Kings Theatre – Brooklyn, N.Y.
Nov. 26, 2018
Thom Yorke brought his solo tour to the Kings Theatre in Brooklyn for two nights in late November to perform selections from his solo recordings, The Eraser, Tomorrow’s Modern Boxes, plus his latest work Suspiria (Music for the Luca Guadagnino Film), and selections from AMOK, the album he made with the band Atoms for Peace in 2013. It was a visually captivating and musically hypnotic performance, one that signaled Thom Yorke has unswerving faith in his solo work.
Yorke was joined by long-time collaborator Nigel Godrich, and visual artist, Tarik Barri, who handled the onstage presentation. For nearly two hours, the trio performed with minimal interruption, with Yorke pausing the action every so often to thank the crowd for coming. Godrich handled most of the instrumentation — a series of synthesizers, drum machines, all linked together by laptops and other devices. But Yorke also had his own station of knobs and buttons and would sometimes switch off with Godrich for the occasional guitar sighting. During the title track from AMOK, Barri flashed pulsating bolts of white light, illuminating nothing but Yorke’s silhouette as he shook and shimmied at the microphone, his unmistakable voice ringing out like a wonderous, golden bell.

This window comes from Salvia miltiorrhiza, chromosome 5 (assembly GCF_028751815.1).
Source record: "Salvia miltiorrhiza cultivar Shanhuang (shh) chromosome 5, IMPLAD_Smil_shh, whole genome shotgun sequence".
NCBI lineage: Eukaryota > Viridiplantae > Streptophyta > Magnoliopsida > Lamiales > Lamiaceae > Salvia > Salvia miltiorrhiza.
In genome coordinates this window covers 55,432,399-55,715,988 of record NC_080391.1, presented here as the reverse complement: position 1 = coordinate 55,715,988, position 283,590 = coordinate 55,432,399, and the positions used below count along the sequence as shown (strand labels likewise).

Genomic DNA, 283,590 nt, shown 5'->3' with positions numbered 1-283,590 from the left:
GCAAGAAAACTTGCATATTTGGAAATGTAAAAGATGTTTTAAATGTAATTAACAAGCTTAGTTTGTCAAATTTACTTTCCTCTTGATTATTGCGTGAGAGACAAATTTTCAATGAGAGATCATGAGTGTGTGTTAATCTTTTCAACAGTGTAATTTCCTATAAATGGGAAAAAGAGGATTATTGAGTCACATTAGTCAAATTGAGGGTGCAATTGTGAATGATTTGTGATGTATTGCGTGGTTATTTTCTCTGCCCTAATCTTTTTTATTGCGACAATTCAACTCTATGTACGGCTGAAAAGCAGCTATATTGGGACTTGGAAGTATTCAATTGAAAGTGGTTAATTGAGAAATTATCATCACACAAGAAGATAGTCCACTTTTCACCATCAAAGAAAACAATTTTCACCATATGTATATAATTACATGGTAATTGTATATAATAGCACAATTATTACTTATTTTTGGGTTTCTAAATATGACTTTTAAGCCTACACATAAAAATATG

Thom Yorke’s solo albums give insight into his interest in Kraftwerk, Gary Numan, Brian Eno, ambient music, and electronica. Though, this performance at the Kings Theatre treated the audience to yet another dimension of Thom Yorke, the man — one that is far more relaxed, and differs from the singer who’s sometimes manic, almost cathartic performances with Radiohead have made that band one of the premier groups of the last century. Yet, as he returned to the stage for the encore — the haze of the light show now lifted, leaving only himself and a single keyboard, lit only by a single spotlight — Yorke ran through a confidence-filled version of “Suspirium,” needing none of the gadgetry that just earlier served as the backdrop for his entire set. In the end, Yorke’s solo work only appeal to the most loyal of Radiohead fans, but it is still a work of sound and vision that is stunning in every way possible.